The American Beauty Tour kicked off on Sunday, July 22, 2007 in San Francisco at the W Hotel
This past Sunday, July 22, I got up at the crack o’ dawn and headed over to San Francisco for the opening session of The American Beauty Tour.
The speaker, celebrity makeup artist Billy B., offered tips on making it in the competitive world of the makeup industry, makeup application and life in general. Cheesy as it sounds, I was actually really inspired.
Most of the attendees were MAC makeup artists, with a touch of wedding makeup artists and “pedestrians” (like yours truly) in the mix. The seminar lasted for two hours and the crowd had plenty of opportunities to ask questions while Billy demonstrated techniques on a model. Questions varied from application (“How can you cut down sweating? Prep skin with a thin layer of Milk of Magnesia.”) to working in the industry (“Is Beyonce nice? Yes.”)
One key aspect of Billy’s makeup philosophy is that he doesn’t believe in makeup rules. He emphasized that his techniques aren’t the only way to achieve a look, and that there are many pathways in makeup – and in life – to get to a destination. Just because he does things a certain way doesn’t mean that it’s the only way to do it. Do what works for you!
Billy provided lots of good information and seemed really genuine. And even though he was clearly on a tight time schedule that day he was nice enough to squeeze in an interview with Makeup and Beauty Blog. I’ll be posting that interview in a few days.
Billy B. in action
I got so much insider information at this seminar, and I highly recommend that you attend if you have the opportunity because you’ll learn a lot.
Below is a summary of some of the tips. Enjoy, and I hope you learn something new!
Foundation and Powder Tips
Prep skin with a greasy moisturizer. You don’t have to use an expensive one – Billy used Eucerin on his model. Rich moisturizer continues to refresh the makeup throughout a long editorial or video shoot.
Billy skipped using concealer on his model, and often skips it during shoots. Instead of traditional concealer, he dabbed Kevyn Aucoin’s Sensual Skin Enhancer underneath the model’s eyes and on her lids with his clean fingers.
He said that he really didn’t think that there is always a need for concealer. And true to his there-are-no-makeup-rules philosophy, he mentioned that during one shoot he found a concealer that matched a model’s skin perfectly and used it all over her entire face instead of foundation.
Silicone-based foundation is great, especially for those with good skin. When applying foundation, Billy prefers using a foundation brush instead of a makeup sponge. Brushes apply the product more evenly, and don’t absorb as much product.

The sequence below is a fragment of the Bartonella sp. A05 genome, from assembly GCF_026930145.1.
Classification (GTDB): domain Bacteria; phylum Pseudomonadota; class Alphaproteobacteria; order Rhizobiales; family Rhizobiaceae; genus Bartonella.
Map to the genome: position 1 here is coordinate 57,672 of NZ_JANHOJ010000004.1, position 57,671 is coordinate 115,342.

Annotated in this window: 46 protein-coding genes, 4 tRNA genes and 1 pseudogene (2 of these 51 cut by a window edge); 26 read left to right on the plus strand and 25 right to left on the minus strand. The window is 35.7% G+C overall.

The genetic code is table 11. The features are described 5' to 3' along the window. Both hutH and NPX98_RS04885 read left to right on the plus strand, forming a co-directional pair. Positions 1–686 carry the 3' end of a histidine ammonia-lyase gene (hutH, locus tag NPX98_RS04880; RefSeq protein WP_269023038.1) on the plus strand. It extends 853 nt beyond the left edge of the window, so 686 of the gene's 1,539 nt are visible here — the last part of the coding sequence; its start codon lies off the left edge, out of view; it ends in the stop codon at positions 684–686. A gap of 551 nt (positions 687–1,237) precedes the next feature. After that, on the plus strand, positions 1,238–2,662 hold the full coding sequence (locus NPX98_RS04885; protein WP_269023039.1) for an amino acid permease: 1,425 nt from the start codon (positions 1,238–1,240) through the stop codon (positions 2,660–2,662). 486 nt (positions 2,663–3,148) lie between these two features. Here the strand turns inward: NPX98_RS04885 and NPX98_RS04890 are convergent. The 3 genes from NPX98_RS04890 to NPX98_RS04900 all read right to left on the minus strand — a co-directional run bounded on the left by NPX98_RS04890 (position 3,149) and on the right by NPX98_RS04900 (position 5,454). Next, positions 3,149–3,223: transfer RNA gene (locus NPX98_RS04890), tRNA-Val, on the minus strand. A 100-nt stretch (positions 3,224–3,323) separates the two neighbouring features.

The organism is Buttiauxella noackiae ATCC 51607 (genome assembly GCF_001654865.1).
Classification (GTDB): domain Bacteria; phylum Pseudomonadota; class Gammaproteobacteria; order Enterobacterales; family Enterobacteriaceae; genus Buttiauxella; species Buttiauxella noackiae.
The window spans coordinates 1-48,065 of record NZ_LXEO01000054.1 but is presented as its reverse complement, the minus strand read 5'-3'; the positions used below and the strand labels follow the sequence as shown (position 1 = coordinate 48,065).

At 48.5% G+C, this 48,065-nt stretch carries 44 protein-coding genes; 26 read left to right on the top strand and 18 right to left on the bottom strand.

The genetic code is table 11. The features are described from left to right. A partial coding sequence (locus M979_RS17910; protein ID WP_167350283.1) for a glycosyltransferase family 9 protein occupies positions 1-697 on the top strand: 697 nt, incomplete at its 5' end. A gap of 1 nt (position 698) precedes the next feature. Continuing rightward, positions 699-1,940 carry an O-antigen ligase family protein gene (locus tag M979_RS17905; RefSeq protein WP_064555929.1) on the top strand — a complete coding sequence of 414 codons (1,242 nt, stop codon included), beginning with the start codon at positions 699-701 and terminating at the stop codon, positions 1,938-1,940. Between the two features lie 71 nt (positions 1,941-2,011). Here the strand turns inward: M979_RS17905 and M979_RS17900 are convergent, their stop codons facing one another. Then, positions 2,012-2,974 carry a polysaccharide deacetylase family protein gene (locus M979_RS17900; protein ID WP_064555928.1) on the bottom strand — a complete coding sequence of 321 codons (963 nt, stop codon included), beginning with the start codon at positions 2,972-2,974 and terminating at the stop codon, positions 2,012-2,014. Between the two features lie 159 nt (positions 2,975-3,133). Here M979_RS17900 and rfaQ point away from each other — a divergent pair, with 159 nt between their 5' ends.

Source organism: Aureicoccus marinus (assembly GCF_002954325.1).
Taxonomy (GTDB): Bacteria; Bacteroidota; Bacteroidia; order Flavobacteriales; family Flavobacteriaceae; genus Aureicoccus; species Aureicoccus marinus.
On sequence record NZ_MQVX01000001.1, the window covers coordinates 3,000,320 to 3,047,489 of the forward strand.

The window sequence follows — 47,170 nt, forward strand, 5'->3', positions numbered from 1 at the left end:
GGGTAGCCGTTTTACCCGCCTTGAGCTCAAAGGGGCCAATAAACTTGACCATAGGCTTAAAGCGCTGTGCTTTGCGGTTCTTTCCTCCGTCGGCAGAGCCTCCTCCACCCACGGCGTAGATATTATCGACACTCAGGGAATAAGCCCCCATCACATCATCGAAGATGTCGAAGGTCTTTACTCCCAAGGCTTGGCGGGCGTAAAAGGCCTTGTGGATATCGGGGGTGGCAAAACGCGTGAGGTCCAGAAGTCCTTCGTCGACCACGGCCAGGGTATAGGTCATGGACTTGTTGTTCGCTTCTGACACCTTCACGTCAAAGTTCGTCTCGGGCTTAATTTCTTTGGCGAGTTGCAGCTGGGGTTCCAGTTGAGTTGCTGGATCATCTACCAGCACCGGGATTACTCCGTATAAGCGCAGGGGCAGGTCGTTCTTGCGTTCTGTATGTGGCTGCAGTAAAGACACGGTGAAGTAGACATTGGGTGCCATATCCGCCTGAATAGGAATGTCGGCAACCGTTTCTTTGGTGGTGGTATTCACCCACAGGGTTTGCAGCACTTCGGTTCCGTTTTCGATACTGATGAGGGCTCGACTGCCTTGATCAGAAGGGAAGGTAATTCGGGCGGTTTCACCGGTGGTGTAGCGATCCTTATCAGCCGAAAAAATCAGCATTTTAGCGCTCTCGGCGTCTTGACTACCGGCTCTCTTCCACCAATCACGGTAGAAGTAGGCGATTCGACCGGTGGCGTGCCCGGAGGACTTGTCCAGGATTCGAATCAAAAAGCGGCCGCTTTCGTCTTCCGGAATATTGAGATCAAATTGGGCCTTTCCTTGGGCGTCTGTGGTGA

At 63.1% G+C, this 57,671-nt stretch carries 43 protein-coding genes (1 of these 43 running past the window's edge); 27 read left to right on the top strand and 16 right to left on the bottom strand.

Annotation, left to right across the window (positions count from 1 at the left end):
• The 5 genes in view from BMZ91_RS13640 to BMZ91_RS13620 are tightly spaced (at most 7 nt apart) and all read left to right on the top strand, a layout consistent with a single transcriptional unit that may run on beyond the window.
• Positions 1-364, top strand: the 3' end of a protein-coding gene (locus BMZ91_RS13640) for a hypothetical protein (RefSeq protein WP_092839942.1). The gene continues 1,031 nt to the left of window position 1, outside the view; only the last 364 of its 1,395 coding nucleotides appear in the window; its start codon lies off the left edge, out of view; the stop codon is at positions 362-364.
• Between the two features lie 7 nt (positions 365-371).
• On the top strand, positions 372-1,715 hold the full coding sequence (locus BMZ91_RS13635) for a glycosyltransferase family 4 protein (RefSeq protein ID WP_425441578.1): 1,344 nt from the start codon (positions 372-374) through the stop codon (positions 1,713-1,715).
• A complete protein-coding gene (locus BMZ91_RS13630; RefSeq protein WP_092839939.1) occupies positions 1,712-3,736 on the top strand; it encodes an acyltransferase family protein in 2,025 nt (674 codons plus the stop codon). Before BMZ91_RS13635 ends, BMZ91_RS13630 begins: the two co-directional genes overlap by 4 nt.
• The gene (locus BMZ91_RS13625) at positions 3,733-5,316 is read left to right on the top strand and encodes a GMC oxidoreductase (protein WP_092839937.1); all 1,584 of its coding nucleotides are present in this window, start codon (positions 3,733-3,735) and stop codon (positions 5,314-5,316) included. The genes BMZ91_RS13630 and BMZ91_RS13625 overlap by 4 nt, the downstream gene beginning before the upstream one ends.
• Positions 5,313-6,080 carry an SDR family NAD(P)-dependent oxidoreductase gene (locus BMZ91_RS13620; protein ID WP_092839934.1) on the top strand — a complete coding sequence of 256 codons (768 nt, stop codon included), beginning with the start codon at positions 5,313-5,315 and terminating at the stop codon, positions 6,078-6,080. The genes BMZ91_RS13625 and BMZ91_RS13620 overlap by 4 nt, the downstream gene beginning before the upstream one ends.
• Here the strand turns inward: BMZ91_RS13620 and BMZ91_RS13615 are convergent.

You don’t need to get caught up in purchasing expensive products. One product Billy raved about is True Color CrÃ¨me Stick Foundation by Black Opal, a drugstore makeup brand geared toward women of color. This stick foundation has a wide color range and at about $9.00 per stick it’s a real steal. Billy recommended to the makeup artists in the group to buy every color possible for their kits!
When applying makeup, step back a few feet throughout the process, so you can get a different angle on your work.
Billy recommends using several different powders to set foundation, not just one powder. Because of the tendency that colored powders have to oxidize, or change colors, he’ll start with a finely milled, colorless translucent powder to set the foundation. Billy applied translucent powder on the model, taking care never to completely matte down her skin. He often uses orange-based and yellow-based powders on women of color (he mentioned Bobbi Brown’s powders.) If you can’t find these colors in your regular retail stores, then head to a beauty supply store.
Another powder to check out – dual powder foundation compacts, like MAC’s Studio Fix, which you can use dry or wet to achieve lots of coverage. Try using different colors for shading and contouring. Billy applied MAC’s Studio Fix with his favorite brush from his brush line, the #13 highlight brush.
Fine details give your makeup that extra “something.” Billy is known for his work with layers, textures and sheen. Multiple layers applied with finesse take your work to that next level.